Now we have to admit that there is some special organising of the texts in the work of the lectionary compilers this week. In particular, it is arguable whether the passage about the two females healed in today’s Gospel really sits best with the story of the call of the tax-collector Matthew. Not only does this miss out verses following the Matthew passage, but, as some commentators have suggested, the healing of the two females might be helpfully seen as complementary to the healing of two males in the verses which immediately follow their stories. This places emphasis on the healing and salvation to be found in Christ rather than the call of Christ. Yet these themes are of course intimately related. As we journey on in the Christian year, beyond Pentecost and Trinity Sunday, it is therefore understandable that we are invited to consider the call of God afresh and what this means for us. Perhaps we variously identify with Abraham, or Sarah, or Matthew, or the women, or the synagogue official (the father), in our stories today – or none of those people. Whether we do that or not, we are certainly invited this morning into reflection on our spiritual needs and how we relate to God in them.
the hemorrhaging woman
Let us focus especially today on the hemorrhaging woman. Next week, as we hear more of Abraham and Sarah’s story, we will explore that further. It is certainly foundational to our faith tradition. The haemorrhaging woman is however also deeply emblematic of saving faith even if she typically has less prominence. That is one reason, alongside patriarchal bias, why she is nameless. For, in a sense, she stands for us all, or at least all who bear great burdens and know their need of God.
For a fuller account of the haemorrhaging woman we need to look to Mark’s Gospel chapter 5, from which the writer of Matthew’s Gospel has taken the story. Indeed Matthew’s Gospel gives us a text which is radically shorter than Mark’s and with one or two resulting different emphases. The role of Jesus, for example, is somewhat heightened. Yet Matthew’s Gospel retains the key elements of crying need, and healing through faith. It also keeps the significant twinning of the story with that of the healing of the young girl. For the two females in the story sit in symbolic balance with one another. The one is on the verge of puberty, coming into the full flow of her womanhood, yet in the face of death. The other is a mature woman, closer to death, especially in the face of seemingly unchangeable debilitation: yet from her body issues a constant flow of blood, a sign of life and renewal. The girl is 12 years old. The woman has borne her suffering for 12 years: 12 being one of those symbolic spiritual numbers, reflecting holy community and connection, which both females here lack.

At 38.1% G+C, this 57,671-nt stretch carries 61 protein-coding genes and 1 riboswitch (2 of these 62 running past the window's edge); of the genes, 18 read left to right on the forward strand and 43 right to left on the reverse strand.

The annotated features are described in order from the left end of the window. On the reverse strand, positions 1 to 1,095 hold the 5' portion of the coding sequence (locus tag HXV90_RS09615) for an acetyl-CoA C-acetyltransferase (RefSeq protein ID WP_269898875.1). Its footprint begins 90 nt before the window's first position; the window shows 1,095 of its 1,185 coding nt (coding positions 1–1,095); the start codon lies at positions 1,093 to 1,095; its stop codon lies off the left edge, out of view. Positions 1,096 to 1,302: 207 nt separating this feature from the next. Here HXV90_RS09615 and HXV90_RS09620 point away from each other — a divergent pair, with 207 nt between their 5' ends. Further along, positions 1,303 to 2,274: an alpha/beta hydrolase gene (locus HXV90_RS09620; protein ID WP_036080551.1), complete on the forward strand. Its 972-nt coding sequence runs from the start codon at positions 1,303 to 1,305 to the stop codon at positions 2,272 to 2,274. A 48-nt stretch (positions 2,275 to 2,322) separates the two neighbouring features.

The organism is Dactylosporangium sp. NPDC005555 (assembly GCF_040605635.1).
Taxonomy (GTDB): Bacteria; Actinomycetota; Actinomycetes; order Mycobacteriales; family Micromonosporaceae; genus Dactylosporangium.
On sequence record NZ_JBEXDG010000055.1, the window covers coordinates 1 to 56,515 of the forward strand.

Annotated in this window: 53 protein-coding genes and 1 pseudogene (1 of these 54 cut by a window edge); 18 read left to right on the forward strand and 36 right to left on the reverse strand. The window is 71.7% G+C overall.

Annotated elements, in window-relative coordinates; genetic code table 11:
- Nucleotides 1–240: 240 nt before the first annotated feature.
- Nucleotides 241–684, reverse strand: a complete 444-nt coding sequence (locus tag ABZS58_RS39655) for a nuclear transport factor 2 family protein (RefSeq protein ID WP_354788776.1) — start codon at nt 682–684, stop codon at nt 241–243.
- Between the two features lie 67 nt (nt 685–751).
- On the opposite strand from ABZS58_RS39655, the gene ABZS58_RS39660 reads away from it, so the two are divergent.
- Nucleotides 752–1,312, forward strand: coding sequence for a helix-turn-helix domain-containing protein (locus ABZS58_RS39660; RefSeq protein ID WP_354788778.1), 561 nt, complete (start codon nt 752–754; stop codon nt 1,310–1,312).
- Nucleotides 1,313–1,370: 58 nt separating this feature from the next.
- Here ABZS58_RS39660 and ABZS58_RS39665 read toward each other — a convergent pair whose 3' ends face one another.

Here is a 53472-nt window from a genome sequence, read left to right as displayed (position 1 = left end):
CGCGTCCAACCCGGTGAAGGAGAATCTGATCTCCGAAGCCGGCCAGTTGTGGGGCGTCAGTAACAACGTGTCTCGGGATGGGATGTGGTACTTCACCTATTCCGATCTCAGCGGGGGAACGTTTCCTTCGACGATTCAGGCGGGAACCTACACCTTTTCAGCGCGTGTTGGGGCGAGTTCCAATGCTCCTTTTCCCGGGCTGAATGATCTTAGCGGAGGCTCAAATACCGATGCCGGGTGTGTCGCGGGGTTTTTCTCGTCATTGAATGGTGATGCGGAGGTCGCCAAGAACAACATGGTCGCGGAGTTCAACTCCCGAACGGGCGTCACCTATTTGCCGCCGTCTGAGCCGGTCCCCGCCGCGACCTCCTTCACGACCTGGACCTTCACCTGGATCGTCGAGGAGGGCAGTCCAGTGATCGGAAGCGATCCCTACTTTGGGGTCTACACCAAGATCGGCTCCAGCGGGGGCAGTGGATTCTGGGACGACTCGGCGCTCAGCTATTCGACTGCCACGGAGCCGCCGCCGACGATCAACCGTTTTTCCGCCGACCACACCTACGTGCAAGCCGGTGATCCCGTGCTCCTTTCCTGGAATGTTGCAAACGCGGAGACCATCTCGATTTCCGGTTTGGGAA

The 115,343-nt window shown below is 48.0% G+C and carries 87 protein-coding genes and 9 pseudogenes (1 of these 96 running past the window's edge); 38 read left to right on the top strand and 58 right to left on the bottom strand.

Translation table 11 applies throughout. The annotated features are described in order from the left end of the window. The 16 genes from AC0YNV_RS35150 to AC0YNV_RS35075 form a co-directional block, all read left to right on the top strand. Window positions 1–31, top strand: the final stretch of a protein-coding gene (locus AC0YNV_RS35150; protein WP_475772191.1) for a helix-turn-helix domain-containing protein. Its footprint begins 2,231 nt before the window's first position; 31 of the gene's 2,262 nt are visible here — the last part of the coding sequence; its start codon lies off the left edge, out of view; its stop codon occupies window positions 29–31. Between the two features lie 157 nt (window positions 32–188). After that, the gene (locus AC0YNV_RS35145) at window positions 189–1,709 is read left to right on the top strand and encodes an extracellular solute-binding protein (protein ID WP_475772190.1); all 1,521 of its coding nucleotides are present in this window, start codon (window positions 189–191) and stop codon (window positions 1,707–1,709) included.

The blood of the haemorrhaging women is surely not insignificant. For, spiritually speaking, blood has deep ambiguity, not least in ritual, liturgy, and theology. On the one hand, blood flowing is regarded as giving lifeforce and energy, a sign of covenant, a reconciliation sacrifice, a power of love, a seat of the soul. On the other hand, those who are stained with blood can be excluded from sacred actions and sacred spaces. Blood, spirituality and women have particularly complex relationships. Blood flow during menstruation for example has been regarded variously as life-giving, problematic, painful, restrictive, or a reason for restrictions, and deeply mysterious. Indeed, such associations have historically contributed to the exclusion of women from functioning in male dominated religions. Such ambivalent understanding of blood on the one hand as pure and redeeming and on the other as impure and unclean is a duality that can be found in many spaces, even in the western world today. Impurity and uncleanliness are thus often mentioned when blood is related to women's physicality. Yet, if we are to truly to affirm God as fully enfleshed, we need to celebrate God in such feminine physicality.
overcoming purity and/or health centred feminism?
Such considerations have in the past led some feminist scholars to see the story of the haemorrhaging woman as a critique of ancient purity laws. Marla Selvidge, for example, argued that the religious law of Jesus’ world doubly marginalised the hemorrhaging woman both as a woman and as impure. By allowing her to touch him, Jesus could then be seen as a ‘liberal egalitarian’ who abrogates the purity laws to promote a more compassionate view opposed to any form of social exclusion based on purity or gender. Whilst that might be a convenient reading for modern progressives today, it doesn’t really stand up however when we examine the complex reality of the purity laws of Jesus’ day. Without careful nuance, it also offers a form of ‘anti-Jewish’ interpretation. Other feminist scholars have indeed gone so far as to dismissed entirely the idea of this story being about impurity. In doing so, they point out the complexity of Levitical law and rabbinic teaching and its application in Jesus’ day.